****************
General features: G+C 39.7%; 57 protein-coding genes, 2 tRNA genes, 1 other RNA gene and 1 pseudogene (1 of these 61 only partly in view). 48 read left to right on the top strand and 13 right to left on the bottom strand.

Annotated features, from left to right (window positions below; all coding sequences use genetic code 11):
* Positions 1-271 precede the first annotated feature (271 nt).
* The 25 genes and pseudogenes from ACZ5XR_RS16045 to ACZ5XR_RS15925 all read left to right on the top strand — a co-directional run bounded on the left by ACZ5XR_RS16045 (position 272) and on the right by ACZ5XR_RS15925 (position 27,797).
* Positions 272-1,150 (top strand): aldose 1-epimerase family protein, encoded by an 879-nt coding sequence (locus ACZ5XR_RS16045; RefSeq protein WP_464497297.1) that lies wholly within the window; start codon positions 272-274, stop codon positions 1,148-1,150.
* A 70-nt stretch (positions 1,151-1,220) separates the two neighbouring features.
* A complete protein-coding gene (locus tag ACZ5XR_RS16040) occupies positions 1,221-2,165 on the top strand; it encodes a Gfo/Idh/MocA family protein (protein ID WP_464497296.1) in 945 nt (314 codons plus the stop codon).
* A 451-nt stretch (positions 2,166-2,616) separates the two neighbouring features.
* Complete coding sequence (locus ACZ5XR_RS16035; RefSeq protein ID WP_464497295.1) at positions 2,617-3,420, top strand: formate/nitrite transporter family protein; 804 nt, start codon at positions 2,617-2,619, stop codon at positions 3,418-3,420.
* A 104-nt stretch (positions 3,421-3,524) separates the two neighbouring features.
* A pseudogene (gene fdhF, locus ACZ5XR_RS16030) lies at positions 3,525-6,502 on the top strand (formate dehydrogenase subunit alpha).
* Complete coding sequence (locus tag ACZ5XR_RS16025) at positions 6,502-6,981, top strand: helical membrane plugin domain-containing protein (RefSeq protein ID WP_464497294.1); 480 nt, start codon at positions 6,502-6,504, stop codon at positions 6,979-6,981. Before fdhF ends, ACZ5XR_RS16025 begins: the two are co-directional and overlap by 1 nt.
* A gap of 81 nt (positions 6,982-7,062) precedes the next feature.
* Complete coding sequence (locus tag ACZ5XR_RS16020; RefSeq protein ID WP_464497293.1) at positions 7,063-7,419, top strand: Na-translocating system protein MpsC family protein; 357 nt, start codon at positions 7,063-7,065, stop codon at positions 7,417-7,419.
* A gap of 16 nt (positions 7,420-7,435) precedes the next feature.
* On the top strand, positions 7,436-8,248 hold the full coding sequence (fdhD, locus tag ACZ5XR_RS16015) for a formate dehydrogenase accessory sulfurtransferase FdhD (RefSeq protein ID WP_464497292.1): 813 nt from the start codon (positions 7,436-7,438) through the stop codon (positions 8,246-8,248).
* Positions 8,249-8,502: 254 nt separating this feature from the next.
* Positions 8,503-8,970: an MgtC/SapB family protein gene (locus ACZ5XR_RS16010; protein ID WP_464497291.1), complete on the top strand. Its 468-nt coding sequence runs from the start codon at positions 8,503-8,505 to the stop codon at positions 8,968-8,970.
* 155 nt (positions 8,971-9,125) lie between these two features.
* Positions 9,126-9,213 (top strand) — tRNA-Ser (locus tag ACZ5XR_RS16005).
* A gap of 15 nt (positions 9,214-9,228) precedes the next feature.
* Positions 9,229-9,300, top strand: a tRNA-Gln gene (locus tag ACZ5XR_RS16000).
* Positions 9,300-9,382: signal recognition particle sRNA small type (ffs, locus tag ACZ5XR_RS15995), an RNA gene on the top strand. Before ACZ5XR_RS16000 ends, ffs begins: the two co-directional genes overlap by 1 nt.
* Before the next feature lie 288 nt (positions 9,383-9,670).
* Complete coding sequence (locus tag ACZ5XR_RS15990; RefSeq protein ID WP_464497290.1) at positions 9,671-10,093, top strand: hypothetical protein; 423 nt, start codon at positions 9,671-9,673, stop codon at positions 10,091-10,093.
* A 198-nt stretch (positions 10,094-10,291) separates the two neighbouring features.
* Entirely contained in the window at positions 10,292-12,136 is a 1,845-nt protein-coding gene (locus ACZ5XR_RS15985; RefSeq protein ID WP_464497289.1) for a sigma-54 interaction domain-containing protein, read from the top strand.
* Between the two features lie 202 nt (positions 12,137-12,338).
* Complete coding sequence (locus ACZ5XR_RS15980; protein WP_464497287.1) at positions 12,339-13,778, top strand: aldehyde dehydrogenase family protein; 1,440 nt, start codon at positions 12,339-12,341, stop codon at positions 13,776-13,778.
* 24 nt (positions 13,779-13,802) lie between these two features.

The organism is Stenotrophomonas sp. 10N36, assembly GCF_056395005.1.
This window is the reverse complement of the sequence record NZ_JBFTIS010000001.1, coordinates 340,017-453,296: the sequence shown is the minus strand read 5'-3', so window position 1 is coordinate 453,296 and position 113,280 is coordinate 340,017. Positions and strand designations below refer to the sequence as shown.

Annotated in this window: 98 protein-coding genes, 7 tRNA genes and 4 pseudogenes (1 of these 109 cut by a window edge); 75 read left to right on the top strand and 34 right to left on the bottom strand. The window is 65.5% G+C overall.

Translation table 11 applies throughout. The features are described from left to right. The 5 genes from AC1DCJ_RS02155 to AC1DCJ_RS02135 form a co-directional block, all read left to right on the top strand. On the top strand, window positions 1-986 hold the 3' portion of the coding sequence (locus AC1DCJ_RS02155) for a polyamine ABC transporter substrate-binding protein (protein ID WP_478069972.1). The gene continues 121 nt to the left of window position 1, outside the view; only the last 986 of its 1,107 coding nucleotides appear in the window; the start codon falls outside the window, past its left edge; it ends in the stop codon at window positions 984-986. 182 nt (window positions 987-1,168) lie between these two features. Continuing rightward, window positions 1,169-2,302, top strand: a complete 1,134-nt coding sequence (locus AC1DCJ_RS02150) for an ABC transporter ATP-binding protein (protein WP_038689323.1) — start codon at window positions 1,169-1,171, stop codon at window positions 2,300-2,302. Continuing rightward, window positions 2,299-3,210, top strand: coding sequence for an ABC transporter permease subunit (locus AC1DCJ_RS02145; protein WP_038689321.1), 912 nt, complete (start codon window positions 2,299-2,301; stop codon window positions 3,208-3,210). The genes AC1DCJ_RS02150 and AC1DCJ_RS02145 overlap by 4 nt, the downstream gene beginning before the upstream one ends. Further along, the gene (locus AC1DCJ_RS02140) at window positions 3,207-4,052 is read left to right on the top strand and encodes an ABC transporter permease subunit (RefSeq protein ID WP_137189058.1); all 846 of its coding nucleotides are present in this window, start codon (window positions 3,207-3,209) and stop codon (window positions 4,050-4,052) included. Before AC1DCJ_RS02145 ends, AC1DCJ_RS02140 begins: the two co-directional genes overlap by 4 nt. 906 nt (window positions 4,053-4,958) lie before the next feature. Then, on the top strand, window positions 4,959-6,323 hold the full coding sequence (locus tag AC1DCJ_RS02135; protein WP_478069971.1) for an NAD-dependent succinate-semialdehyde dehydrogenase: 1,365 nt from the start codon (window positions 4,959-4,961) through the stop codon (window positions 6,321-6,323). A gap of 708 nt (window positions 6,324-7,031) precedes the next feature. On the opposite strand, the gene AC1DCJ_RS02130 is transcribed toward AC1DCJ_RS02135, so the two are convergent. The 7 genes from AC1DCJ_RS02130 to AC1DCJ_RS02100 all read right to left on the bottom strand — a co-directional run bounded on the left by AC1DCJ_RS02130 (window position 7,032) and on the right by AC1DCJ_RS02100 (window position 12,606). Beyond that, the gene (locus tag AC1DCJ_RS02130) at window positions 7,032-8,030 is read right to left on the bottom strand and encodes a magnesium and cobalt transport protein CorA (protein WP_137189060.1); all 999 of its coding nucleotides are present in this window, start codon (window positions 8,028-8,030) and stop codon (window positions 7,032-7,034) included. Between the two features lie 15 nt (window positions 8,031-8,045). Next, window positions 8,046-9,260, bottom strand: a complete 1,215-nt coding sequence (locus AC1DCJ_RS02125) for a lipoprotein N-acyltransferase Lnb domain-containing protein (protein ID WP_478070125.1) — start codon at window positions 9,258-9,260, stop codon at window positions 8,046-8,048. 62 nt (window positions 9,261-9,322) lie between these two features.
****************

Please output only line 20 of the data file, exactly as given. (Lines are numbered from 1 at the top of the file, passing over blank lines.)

* Positions 9,126-9,213 (top strand) — tRNA-Ser (locus tag ACZ5XR_RS16005).